How Is Caffeine Affecting Your Brain

How Is Caffeine Affecting Your BrainUsed by approximately 87% of the population, caffeine has become the most widely consumed neurostimulant in the world. Although intended to raise alertness in its users, researchers have found it can also affect the blood flow in our brains. Present in coffee, soft drinks, tea, chocolate, analgesics and dietary supplements, caffeine (1,3,7 ??“ trimethylxanthine) has become a part of our everyday lives. Its abundance raises many concerns in regards to its effects on our health and whether its benefits outweigh the consequences.Led by Merideth Addicott, researchers have discovered that caffeine acts as a competitive antagonist of adenosine A2A and A2B receptors found on cerebrovascular smooth muscle, leading to vasoconstriction of blood vessels. As a result, cerebral blood flow (CBF) is reduced. Adenosine, an essential cellular component involved with energy metabolism, acts as an extracellular signaling molecule through its binding to receptors found on nearly every cell in the body. Normally adenosine would bind to those receptors on vascular smooth muscle and cause vasodilation, but the presence of caffeine creates competition for binding sites, ultimately leading to vasoconstriction. The vasoconstrictive property of caffeine leads to a reduction of CBF.Caffeine users have also been known to experience symptoms of withdrawal proportional to their daily intake of the drug. These symptoms include headache, fatigue, and impaired concentration, emerging between 12 and 24 hours following caffeine termination. Symptoms may be present with consumption of as little as 100 mg/day of caffeine use. In their study, forty-five adult volunteers, aged 18-50 years, were selected based on a strict list of criteria and were organized into categories based on their daily caffeine consumption. Participants were defined as either ???low users??? (less than 200 mg/day), ???moderate users??? (between 200 and 600 mg/day), or ???high users??? (more than 600 mg/day). Users??™ CBF was then measured in two different states: a caffeinated state and a caffeine abstinent state to determine the relationship between CBF and chronic caffeine use. Caffeine abstention was defined as 30 hours of no caffeine use to ensure that caffeine concentrations were below the detection threshold (0.2 ?µg/ml) at the time of testing. The authors hypothesized that following a period of caffeine abstention, CBF would increase proportional to the daily caffeine use, and while in a native caffeinated state there would be no differences in CBF between caffeine use groups. In a randomized, double-blind study design, participants were chosen on four separate occasions to undergo quantitative perfusion imaging to measure their CBF in either the native or abstinent state. To ensure compliance with the study??™s requirements, saliva tests were issued prior to imaging to measure caffeine levels. After the saliva test, participants were either administered a placebo or 250 mg of caffeine. An hour later, a second saliva sample was taken as well as measurements of respiration rate, end-tidal CO2, oxygen saturation, heart rate, and blood pressure. The participants were then placed in a MRI scanner where functional, structural and perfusion imaging were completed. As the researchers had expected, post-drug caffeine concentrations had increased from the pre-drug concentrations only in caffeine conditions, but not in placebo conditions. Since there was no effect of drug conditions, concentrations of caffeine were averaged and salivary results showed significant differences between the three user groups. Following caffeine administration, users had also experienced a decrease in heart rate and an increase in blood pressure. MRI results showed that caffeine reduced gray matter CBF by 27% across all caffeine users. In the caffeine-abstained placebo condition, there was a positive correlation between daily caffeine use and CBF. To explain this increase, researchers suggested that the number of adenosine receptors were increased to adapt to increasing amounts of caffeine present. This upregulation would allow for more adenosine to bind despite the presence of caffeine and therefore counteract vasoconstriction and raise CBF to a level that would have existed had the user not consumed caffeine. Since the users were given a placebo, adenosine had no competition for receptor sites. High users had the greatest upregulation of receptors, therefore the most free receptors for adenosine to bind to. This condition exhibited the greatest CBF among all user groups when compared with other conditions. Participants who abstained from caffeine, but were administered a 250 mg dose of caffeine prior to imaging showed a similar correlation. Slightly greater CBF was found in high users than low users, which supports the researchers??™ hypothesis that high users have more adenosine receptors. The differences in CBF were much less in this condition due to the static 250 mg of caffeine present in each user group, therefore limiting the number of available adenosine receptors to increase CBF.Despite a step-wise increase in salivary concentration of caffeine among the three user groups, the native placebo condition showed similar CBF between users. The chronic intake of caffeine can lead to an increased number of A2A and A2B receptors (upregulation), therefore raising the user??™s tolerance. While this increase in tolerance may result in more receptors, it is offset by the proportional increase in caffeine concentration. Of the three user groups, high users showed a trend towards less CBF than the low and moderate users. This suggested that a withdrawal, or ???rebound???, effect on CBF is proportional to daily caffeine use.The participants in a native caffeine state who were administered an additional 250 mg of caffeine displayed results similar to the abstain-caffeine condition. This lack of difference in CBF is explained by a ceiling effect caused by maximum vasoconstriction. The researchers hypothesized that the 250 mg of caffeine given before imaging was enough for both conditions to have the most receptors occupied by caffeine.What do the results of these conditions mean As our intake of caffeine increases, we are raising our tolerance to the drug and subsequently lowering the amount of blood flow in our brains. Our bodies are adapting to this new environment we are creating by increasing the number of adenosine receptors present to offset the increased caffeine concentrations in our system. But just how much caffeine can our body tolerateDaily intake of caffeine ranges from 166 to 336 mg/day among adults 18 years and older. As shown by the difference in CBF between the abstained-caffeine and native-caffeine conditions, a single dose of 250 mg caffeine will produce maximum vasoconstriction by occupying the most adenosine receptors, leading to a peak tolerance. The fact that a single 250 mg dose of caffeine is enough for maximum vasoconstriction of blood vessels shows just how relevant this study is to our health.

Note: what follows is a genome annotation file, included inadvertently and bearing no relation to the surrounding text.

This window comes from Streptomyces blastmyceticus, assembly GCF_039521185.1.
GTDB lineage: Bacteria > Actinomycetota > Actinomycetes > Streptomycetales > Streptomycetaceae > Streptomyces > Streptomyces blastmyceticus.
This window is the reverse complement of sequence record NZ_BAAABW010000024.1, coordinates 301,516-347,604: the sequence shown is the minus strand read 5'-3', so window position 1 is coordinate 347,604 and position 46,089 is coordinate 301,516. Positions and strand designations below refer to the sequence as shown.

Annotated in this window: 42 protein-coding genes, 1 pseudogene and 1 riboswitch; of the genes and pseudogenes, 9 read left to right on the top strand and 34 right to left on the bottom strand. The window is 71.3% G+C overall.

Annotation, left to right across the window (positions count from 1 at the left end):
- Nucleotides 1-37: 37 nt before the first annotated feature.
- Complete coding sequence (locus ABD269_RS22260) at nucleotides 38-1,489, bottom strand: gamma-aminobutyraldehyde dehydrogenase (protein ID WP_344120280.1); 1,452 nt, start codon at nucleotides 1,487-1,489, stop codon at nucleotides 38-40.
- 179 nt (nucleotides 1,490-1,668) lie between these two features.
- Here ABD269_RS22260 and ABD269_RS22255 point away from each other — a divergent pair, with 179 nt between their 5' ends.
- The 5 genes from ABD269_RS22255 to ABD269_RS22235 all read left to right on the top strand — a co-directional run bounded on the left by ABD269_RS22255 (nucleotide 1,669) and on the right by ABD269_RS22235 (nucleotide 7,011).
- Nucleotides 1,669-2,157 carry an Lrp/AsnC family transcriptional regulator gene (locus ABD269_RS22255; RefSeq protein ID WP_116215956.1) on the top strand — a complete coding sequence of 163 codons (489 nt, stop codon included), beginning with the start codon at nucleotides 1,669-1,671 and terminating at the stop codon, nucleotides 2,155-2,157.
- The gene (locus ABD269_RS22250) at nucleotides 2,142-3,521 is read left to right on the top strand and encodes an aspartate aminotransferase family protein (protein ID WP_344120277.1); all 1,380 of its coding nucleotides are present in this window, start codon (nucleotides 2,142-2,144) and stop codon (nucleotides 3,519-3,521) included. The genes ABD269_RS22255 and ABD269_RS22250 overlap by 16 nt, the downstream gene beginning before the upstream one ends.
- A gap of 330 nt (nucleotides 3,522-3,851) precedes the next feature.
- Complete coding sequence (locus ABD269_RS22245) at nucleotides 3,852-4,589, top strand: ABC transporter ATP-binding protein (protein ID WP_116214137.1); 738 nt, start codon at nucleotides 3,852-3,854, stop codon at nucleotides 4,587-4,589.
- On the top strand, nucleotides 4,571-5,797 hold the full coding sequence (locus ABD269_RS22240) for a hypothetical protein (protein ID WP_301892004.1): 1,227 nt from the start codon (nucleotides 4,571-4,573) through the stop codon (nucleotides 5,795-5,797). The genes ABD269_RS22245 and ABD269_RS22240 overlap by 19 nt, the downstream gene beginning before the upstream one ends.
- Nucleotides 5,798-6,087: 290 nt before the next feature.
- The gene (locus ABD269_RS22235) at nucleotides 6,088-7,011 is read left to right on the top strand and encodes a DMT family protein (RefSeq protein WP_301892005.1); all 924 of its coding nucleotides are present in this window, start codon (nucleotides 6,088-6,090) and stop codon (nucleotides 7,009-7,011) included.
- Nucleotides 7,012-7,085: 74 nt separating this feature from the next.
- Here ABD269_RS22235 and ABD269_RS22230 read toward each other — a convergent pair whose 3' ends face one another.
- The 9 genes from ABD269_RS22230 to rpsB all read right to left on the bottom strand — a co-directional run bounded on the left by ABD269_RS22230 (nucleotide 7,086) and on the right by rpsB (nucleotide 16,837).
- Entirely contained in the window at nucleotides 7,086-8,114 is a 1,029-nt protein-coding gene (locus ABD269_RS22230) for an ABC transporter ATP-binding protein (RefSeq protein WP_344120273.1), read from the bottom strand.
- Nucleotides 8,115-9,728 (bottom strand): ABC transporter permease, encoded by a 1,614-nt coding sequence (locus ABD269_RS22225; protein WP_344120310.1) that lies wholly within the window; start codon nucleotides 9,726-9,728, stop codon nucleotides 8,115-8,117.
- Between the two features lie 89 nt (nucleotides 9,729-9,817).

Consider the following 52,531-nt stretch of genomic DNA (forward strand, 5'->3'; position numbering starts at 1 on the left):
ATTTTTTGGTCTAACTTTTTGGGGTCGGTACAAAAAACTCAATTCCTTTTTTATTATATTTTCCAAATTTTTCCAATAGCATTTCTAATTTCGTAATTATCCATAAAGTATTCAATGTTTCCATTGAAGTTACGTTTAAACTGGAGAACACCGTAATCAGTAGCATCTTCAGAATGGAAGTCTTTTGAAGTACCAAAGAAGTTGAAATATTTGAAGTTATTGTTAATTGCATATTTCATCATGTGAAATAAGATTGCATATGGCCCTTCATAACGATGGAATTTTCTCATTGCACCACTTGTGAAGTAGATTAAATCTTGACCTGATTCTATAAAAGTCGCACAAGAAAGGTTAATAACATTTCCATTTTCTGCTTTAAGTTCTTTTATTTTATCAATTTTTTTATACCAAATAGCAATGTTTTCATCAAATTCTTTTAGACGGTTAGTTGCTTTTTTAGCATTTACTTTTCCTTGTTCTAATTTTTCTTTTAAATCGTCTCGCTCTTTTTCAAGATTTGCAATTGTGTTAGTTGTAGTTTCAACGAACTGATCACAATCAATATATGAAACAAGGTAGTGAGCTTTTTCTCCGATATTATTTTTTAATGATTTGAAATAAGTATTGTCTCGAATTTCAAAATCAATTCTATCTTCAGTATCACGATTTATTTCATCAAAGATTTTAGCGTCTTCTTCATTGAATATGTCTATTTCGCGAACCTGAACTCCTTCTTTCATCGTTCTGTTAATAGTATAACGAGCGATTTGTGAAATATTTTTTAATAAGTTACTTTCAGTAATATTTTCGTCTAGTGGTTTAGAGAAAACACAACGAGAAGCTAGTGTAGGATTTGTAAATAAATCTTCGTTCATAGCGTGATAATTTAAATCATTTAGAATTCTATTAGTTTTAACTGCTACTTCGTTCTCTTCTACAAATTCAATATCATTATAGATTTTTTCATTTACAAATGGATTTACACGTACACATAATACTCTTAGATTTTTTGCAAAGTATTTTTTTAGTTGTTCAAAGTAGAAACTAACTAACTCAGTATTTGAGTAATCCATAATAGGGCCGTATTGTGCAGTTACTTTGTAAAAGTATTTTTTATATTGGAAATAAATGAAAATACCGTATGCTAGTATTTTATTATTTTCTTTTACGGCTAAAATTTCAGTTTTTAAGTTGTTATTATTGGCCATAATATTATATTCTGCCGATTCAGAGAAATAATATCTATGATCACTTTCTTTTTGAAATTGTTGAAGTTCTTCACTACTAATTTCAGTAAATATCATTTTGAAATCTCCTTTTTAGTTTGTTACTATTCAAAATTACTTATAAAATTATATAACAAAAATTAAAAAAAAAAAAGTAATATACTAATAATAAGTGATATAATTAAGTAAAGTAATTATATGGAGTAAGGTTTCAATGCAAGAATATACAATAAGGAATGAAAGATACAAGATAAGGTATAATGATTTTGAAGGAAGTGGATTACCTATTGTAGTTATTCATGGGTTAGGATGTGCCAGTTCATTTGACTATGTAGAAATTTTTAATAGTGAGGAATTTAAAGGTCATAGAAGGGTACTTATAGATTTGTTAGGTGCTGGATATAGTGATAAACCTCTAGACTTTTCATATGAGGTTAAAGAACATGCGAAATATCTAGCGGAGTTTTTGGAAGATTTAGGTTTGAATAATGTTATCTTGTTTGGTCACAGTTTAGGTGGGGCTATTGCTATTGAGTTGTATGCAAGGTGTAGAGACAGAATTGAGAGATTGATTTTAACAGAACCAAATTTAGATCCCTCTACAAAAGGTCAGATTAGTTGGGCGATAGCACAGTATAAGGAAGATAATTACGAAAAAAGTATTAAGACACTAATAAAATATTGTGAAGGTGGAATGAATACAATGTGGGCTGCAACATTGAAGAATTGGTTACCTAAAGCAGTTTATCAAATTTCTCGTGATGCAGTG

The conclusions made in the study are sound. The strong correlation found between daily caffeine use and CBF indicates caffeine may have a larger effect on the body than initially intended. One aspect of caffeine use that the study does not cover is how withdrawal symptoms factor into CBF. An interesting direction for future research on caffeine??™s effects would be to examine the relationship between withdrawal symptoms reported by participants and CBF following the ingestion of caffeine.Reference:
1 Addicott, Merideth A. et al. 2009. Human Brain Mapping. 30(10): 3102-3114.